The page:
Using a statistical method called logistic regression, researchers from the Mayo Clinic calculated that adults with asthma appeared to have a 70% higher risk of developing shingles, compared with those without asthma.
They also found a link between atopic dermatitis and a higher risk of shingles, which occurred at a rate of 12% in patients with atopic dermatitis versus 8% of the controls.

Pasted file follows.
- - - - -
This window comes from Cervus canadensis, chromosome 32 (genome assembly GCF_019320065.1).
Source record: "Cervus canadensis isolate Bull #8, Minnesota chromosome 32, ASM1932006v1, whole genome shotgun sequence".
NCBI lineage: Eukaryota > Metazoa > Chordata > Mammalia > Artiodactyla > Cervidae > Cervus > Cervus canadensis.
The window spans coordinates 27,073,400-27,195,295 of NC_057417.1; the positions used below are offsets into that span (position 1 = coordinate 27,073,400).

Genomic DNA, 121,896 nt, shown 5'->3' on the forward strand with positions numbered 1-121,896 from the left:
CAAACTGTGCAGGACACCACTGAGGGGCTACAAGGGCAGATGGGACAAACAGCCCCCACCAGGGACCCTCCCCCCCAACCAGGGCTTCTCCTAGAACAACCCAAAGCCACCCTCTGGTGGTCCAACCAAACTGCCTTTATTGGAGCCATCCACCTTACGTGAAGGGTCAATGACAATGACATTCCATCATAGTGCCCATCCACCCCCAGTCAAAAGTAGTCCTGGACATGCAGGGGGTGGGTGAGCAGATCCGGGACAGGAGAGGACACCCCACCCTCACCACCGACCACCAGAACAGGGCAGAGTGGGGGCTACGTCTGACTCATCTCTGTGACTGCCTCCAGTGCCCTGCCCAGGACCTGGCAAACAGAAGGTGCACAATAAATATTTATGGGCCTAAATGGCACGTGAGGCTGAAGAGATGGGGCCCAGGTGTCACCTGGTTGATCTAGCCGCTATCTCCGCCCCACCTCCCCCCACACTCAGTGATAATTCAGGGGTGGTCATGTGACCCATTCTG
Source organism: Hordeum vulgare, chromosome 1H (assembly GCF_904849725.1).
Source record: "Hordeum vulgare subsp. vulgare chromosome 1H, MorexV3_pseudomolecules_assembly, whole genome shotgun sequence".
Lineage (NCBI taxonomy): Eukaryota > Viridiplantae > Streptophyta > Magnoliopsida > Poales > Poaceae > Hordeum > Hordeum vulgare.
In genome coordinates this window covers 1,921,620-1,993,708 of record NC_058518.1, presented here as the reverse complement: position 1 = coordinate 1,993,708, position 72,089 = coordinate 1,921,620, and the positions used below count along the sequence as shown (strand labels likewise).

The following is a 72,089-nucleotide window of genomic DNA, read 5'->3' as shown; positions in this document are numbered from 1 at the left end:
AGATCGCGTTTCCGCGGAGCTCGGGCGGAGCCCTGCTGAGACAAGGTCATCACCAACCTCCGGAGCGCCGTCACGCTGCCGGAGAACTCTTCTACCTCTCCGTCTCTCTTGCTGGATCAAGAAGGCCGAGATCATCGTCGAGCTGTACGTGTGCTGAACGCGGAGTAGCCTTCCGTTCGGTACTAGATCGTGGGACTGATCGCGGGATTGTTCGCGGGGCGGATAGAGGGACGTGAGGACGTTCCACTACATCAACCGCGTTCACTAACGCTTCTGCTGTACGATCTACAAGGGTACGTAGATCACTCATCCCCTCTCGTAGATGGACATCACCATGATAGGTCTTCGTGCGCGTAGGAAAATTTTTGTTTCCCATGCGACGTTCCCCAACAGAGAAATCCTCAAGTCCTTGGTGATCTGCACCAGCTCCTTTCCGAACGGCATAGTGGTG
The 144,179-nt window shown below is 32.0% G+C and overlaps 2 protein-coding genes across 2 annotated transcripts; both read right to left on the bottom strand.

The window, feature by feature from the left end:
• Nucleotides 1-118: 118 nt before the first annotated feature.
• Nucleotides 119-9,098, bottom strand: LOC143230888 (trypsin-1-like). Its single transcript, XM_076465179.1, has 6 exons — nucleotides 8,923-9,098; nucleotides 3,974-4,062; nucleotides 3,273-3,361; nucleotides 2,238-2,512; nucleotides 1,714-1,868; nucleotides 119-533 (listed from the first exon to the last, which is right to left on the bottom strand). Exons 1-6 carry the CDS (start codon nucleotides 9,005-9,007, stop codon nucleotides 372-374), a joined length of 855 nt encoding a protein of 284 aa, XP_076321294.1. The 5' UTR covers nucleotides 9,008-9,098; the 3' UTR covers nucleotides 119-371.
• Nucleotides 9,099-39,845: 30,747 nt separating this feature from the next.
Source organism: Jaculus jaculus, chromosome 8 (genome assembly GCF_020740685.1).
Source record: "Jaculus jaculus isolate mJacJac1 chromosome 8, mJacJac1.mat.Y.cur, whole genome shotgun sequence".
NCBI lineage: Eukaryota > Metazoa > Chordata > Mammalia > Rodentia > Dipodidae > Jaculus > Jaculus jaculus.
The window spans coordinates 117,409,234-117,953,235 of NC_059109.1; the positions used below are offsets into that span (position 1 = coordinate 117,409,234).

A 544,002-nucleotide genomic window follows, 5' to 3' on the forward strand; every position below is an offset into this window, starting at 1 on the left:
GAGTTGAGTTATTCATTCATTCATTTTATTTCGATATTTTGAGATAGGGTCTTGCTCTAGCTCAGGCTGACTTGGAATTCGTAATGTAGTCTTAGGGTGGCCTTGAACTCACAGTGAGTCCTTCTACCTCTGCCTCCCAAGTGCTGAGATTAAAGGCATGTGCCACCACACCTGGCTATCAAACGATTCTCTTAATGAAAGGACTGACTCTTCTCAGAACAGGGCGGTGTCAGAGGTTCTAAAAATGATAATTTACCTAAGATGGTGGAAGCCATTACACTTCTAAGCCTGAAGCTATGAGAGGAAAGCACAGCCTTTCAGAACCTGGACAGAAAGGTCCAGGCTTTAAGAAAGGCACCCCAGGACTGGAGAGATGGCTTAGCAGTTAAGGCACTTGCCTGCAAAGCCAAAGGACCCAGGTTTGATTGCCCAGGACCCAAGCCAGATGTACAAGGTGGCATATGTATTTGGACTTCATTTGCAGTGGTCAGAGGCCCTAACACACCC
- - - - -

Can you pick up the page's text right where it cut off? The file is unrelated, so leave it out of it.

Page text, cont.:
“As asthma is an unrecognized risk factor for zoster in adults, consideration should be given to immunizing adults aged 50 years and older with asthma or atopic dermatitis as a target group for zoster vaccination,” Dr Young Juhn, a pediatrician and asthma epidemiologist who heads a Mayo Clinic lab, told Medical News Today.
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